The general tax rules for income recognition under an accrual method of accounting were changed in the TCJA, which added new Secs. 451(b) and (c). Prior to the TCJA, Sec. 451 required accrual-method taxpayers to include amounts in gross income when all the events occurred that fix the right to receive the income and the amount of income can be determined with reasonable accuracy (the all-events test), unless an exception permitted deferral or exclusion, or a special method of accounting applied. An accrual-method taxpayer is now required to recognize realized income no later than the tax year in which the income is taken into account as revenue in an applicable financial statement (AFS). Sec. 451(b) does not treat the all-events test as being met any later than when an item of income is taken into account in the taxpayer's AFS (to be defined in regulations) for the first tax year beginning after 2017.

While proposedregulations have not yet been issued, the IRS issued Rev. Proc. 2018-60, which provides automatic consent for accrual-method taxpayers with an AFS to make certain accounting method changes to comply with Sec. 451(b), specifically, (1) to recognize income in accordance with the all-events test under Sec. 451(b)(1)(A); and (2) if not adopting the new revenue recognition standards in the year of change, to allocate the transaction price to performance obligations under Sec. 451(b)(4). These automatic changes may be made for tax years beginning after 2017. Until Sec. 451(b) guidance is issued, taxpayers with an AFS will need to do their best to determine whether income needs to be accelerated based on when it is recognized in the financial statements and make any necessary accounting method changes.

Sec. 451(c) requires a taxpayer to include an advance payment in gross income in the tax year of receipt, unless it elects to defer the recognition of all or a portion of the advance payment to the tax year succeeding the year it is received. Sec. 451(c) contains rules similar to Rev. Proc. 2004-34, permitting a limited deferral of an advance payment. As of this writing, the IRS has not issued regulations or other specific guidance on the treatment of advance payments but has issued Notice 2018-35, which permits taxpayers to continue to rely on Rev. Proc. 2004-34 for the treatment of advance payments under the deferral method or full inclusion method until further guidance is issued.

Note that the IRS plans to remove existing Regs. Sec. 1.451-5, relating to the treatment of advance payments for goods and long-term contracts, which would affect accrual-method taxpayers that receive advance payments for goods, including those for inventoriable goods. In general, Regs. Sec. 1.451-5 permitted taxpayers to defer the inclusion of income from advance payments for goods for federal tax purposes until the advance payments were recognized in gross receipts under the taxpayer's method of accounting for financial reporting purposes. New Secs. 451(b) and (c) override the Regs. Sec. 1.451-5 deferral method. Taxpayers that are currently using a method of accounting permitted by Regs. Sec. 1.451-5 will need to make an accounting method change to a permitted method of accounting for advance payments, effective for tax years beginning after 2017. Changes that qualify under Rev. Proc. 2004-34 may be made automatically; any changes that do not qualify under Rev. Proc. 2004-34 are generally nonautomatic method changes.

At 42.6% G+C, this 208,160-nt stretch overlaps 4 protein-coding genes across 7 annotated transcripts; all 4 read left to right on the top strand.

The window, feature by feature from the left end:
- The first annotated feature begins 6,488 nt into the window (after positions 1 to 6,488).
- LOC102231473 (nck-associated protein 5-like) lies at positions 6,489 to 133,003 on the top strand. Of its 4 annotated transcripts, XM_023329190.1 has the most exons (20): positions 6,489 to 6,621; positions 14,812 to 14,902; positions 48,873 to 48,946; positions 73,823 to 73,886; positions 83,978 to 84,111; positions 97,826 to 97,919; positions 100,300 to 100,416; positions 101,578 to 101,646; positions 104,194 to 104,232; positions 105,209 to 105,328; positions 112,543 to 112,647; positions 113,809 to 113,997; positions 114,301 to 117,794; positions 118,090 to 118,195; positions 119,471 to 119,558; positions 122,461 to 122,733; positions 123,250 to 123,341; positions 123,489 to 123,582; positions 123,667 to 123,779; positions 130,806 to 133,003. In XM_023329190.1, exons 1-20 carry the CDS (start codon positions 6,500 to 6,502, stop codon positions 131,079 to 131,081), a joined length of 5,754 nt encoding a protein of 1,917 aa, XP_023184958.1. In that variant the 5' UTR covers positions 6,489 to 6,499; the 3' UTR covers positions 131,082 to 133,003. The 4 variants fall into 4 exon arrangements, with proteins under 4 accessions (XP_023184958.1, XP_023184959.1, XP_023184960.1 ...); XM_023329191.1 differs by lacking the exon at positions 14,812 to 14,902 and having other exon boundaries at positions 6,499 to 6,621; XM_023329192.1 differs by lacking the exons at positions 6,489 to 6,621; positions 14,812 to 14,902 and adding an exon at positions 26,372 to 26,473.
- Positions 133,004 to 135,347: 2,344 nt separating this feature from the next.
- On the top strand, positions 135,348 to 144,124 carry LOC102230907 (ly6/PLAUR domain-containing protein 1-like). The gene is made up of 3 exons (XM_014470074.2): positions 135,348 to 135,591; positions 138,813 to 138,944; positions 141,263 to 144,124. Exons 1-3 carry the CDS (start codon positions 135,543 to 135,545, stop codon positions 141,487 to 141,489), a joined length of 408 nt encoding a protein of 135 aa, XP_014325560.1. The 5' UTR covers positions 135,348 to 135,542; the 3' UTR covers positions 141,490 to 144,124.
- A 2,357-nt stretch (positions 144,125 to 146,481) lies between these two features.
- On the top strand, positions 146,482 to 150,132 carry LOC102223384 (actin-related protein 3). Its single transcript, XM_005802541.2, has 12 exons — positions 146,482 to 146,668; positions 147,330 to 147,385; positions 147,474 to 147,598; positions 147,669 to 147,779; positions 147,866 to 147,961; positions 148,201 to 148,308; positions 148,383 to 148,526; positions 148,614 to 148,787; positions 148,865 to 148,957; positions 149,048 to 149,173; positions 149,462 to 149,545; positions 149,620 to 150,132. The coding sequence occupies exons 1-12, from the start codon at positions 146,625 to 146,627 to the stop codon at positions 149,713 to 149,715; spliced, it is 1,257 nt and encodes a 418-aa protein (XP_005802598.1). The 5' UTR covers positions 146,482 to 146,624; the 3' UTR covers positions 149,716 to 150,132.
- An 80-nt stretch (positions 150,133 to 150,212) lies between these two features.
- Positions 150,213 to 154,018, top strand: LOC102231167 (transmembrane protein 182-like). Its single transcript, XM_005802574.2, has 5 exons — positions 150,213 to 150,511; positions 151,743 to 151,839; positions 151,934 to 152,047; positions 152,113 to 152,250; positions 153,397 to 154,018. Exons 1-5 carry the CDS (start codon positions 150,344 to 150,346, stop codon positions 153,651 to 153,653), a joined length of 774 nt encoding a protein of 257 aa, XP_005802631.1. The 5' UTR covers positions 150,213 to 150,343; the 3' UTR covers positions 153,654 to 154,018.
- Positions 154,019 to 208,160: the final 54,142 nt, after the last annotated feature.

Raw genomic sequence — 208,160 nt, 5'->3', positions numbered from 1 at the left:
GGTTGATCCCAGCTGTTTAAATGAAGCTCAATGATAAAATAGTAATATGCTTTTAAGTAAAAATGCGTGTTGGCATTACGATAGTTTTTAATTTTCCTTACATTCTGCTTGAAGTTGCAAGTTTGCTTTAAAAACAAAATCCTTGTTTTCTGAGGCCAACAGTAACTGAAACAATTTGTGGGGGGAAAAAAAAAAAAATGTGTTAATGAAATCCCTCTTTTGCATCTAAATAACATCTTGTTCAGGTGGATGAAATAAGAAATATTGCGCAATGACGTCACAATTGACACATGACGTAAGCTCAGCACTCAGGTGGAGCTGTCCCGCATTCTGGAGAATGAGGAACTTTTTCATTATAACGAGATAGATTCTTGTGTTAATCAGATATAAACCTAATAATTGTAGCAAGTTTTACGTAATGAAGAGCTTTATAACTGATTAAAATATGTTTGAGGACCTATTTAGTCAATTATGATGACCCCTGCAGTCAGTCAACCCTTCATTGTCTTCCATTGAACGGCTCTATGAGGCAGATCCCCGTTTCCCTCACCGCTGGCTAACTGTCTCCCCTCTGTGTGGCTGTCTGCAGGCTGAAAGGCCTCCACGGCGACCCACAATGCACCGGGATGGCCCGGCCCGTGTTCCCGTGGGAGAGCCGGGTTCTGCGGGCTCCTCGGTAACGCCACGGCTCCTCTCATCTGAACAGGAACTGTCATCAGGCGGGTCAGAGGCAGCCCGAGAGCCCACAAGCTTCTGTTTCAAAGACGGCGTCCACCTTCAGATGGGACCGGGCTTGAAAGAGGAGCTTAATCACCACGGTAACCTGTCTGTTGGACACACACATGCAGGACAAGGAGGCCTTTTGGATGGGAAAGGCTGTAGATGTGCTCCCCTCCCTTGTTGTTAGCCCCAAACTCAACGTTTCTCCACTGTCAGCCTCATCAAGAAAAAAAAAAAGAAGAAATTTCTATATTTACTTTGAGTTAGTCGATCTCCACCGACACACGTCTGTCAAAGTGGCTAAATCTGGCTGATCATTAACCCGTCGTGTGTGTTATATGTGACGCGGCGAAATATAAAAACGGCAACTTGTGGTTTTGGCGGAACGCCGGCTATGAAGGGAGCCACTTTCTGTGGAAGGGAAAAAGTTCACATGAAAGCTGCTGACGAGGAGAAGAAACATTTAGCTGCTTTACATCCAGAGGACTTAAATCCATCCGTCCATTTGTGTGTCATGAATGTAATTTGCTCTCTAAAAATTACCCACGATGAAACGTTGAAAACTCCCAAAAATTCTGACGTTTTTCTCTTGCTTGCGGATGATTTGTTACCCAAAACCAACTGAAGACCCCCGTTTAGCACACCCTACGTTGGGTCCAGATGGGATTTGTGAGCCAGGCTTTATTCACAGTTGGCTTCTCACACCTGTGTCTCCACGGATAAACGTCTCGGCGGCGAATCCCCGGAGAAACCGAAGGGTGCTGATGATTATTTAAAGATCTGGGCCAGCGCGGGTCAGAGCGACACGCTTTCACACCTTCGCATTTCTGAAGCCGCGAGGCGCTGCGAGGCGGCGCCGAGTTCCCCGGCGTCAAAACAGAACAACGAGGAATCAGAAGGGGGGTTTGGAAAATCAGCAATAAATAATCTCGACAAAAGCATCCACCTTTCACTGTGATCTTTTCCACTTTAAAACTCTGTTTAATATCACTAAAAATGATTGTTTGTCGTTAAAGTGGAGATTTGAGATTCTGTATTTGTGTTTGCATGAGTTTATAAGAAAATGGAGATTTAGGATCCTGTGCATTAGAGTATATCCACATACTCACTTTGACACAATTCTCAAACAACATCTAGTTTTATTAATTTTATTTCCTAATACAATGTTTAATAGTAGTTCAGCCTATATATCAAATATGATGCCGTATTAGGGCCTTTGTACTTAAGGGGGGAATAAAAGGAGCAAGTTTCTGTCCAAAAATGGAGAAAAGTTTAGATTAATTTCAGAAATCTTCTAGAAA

Reduction or elimination of deductibility of certain meals and entertainment expenses

Amounts paid or incurred after 2017 for entertainment, amusement, and recreation cannot be deducted, even if the expenses are directly related to the active conduct of a taxpayer's trade or business. The TCJA revised Sec. 274(a)(1) and repealed the 50% deduction for entertainment, amusement, and recreation (e.g., golfing, sporting events, luxury box seats).

The 100% deduction for food or beverages — either as a de minimis fringe benefit (e.g., low-value snacks and drinks, de minimis large group meals) or provided to employees through certain employer-operated eating facilities — is being phased out. The TCJA modified Sec. 274(n) and added a new Sec. 274(o) to limit this deduction to 50% for amounts incurred and paid between 2018 and 2025; after 2025 these amounts will not be deductible. Notice 2018-76 provides interim guidance as to the Sec. 274 treatment of expenses for certain business meals.

Taxpayers that have historically applied the 50% reduction to all meals and entertainment expenses should now consider reviewing those accounts in detail to identify potential exposures related to nondeductible entertainment, amusement, and recreation expenses. Fiscal-year-end taxpayers with years overlapping 2017 and 2018 will be subjected to the more stringent Sec. 274 rules for food or beverage expenses paid or incurred after 2017.

Repeal of Sec. 199

The Sec. 199 domestic production activities deduction (DPAD) was repealed for tax years beginning after 2017. Taxpayers still have the opportunity, however, to revisit open tax years (with taxable income) to determine whether the full Sec. 199 benefits were claimed. Because Sec. 199 is not a method of accounting, making changes to the DPAD for prior tax years can be done by filing amended returns. When considering this option, note that on Sept. 10, 2018, the IRS Large Business and International Division announced a Sec. 199 compliance campaign addressing businesses that may file claims for additional DPADs. The stated objective of the campaign is to ensure compliance with Sec. 199 through a claim risk review assessment and issue-based examination of claims with the greatest compliance risk.